Many Pasadenans are aware that among our most illustrious past residents was world-renowned chef Julia Child, who was born and raised here, mostly in the tony Madison Heights district.
By Terrence Butcher
Her last Rose City residence, now a Caltrans property on Pasadena Avenue, has received the lion’s share of publicity due to its location along the infamous 710 freeway extension corridor. However, Child, born Julia McWilliams, spent many of her formative years in two other houses just a stone’s throw from today’s hectic intersection of California Blvd. and Arroyo Pkwy.
The Langford-McWilliams home at 627 S. Euclid Ave. is an imposing 1886 Queen Anne Victorian currently situated behind wrought iron gates and copious amounts of dense shrubbery, which conceal a carriage house and pool. After dark, the house’s vertical orientation and dusky green color lend it a forbidding look, the sort of property that might have been deemed “haunted” in lesser TV sitcoms and B movies. And a circular driveway serves as a sort of asphalt moat before one arrives at the front entrance. Owned by Julia’s grandparents, Julia visited often, especially for formal Sunday dinners, presided over by patriarch Grandfather McWilliams, a Civil War veteran.
In 1970, the home had the honor of being selected as a Showcase property and, more recently, it received a nomination for historic preservation status from the Historic Preservation Commission, as one of the oldest extant structures in the city. It was briefly threatened with demolition in 1972, as a 60-unit apartment complex was erected next door. Over a period of six decades, additions and alterations were made, for comfort and convenience.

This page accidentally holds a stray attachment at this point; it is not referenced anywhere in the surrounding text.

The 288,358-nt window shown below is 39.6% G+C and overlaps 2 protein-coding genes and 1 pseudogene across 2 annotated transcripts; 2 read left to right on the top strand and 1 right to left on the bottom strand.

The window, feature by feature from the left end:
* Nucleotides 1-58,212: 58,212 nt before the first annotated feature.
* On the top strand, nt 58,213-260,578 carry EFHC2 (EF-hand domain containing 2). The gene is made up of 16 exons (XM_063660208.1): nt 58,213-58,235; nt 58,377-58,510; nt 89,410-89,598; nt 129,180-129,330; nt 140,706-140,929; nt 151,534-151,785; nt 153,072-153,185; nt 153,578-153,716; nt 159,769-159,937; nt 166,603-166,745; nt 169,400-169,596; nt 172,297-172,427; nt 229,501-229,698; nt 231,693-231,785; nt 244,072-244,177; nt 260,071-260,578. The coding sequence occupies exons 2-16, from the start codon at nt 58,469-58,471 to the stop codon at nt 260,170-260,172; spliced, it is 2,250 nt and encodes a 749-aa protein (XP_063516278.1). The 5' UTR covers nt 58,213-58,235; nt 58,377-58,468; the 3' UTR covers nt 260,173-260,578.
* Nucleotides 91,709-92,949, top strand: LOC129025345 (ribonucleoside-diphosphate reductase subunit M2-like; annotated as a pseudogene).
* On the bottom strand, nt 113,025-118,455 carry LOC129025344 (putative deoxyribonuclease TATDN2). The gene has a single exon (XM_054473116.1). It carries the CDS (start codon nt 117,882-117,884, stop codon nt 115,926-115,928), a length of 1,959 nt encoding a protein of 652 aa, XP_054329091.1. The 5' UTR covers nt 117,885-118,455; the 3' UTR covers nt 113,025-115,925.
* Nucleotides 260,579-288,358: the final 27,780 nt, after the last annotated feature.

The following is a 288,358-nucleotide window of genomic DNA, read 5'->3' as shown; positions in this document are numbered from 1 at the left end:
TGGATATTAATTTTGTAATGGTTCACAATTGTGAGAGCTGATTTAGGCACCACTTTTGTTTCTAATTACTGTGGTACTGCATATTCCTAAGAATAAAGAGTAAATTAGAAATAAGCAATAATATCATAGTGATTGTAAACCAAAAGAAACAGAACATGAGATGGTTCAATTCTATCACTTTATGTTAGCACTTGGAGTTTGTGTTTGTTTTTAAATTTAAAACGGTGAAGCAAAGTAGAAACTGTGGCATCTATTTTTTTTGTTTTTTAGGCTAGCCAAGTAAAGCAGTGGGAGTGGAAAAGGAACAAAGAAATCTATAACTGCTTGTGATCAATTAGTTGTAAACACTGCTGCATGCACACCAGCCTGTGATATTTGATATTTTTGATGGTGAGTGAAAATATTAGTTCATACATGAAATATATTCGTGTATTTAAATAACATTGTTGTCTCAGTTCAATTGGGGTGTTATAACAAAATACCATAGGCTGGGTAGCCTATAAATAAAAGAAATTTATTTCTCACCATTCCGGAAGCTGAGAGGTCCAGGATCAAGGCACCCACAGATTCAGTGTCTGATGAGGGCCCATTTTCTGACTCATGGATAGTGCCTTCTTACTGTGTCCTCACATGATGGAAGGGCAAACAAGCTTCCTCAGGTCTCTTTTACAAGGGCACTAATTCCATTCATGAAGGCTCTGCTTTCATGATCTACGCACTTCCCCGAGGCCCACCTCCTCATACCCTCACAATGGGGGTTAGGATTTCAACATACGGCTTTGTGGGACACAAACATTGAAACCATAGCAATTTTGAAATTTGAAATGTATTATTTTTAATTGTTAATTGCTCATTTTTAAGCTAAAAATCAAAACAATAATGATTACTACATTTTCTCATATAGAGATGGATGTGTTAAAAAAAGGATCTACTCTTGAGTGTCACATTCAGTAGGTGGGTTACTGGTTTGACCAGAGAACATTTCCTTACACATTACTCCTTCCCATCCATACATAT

A few steps around the corner – at 625 Magnolia Avenue – proudly stands a stately 1912 Colonial Revival house – among the few Colonials on this block – that Julia McWilliams Child was raised in. The celebrated Reginald Johnson (All Saints Episcopal Church and several significant buildings in Los Angeles, Santa Barbara, and La Jolla) designed the cream-white stucco-clad home, including two chimneys, French doors spanning the facade, and neoclassical columns. Add-ons were made in the 1920s and again during the Second World War. 625 Magnolia is now protected by a Landmark District designation which covers the northern block of Magnolia Avenue.
Anyone who spends a modicum of time here in the Crown City will notice that we have more than our fair share of architecturally distinctive houses, a legacy of the arrival of socially – and financially – prominent transplants from the Eastern Seaboard and Midwest, the sort of people the late Kevin Starr would have categorized as “Babbitts” and “oligarchs.” Like Jackie Robinson, I don’t think Julia Child ever again lived here after rising to prominence – though admittedly for very different reasons – but Pasadena was her launching pad.
Terrence Butcher is a freelance writer who has previously written for popmatters.com and the Pasadena Weekly, among other publications. He resides in the San Gabriel Valley.
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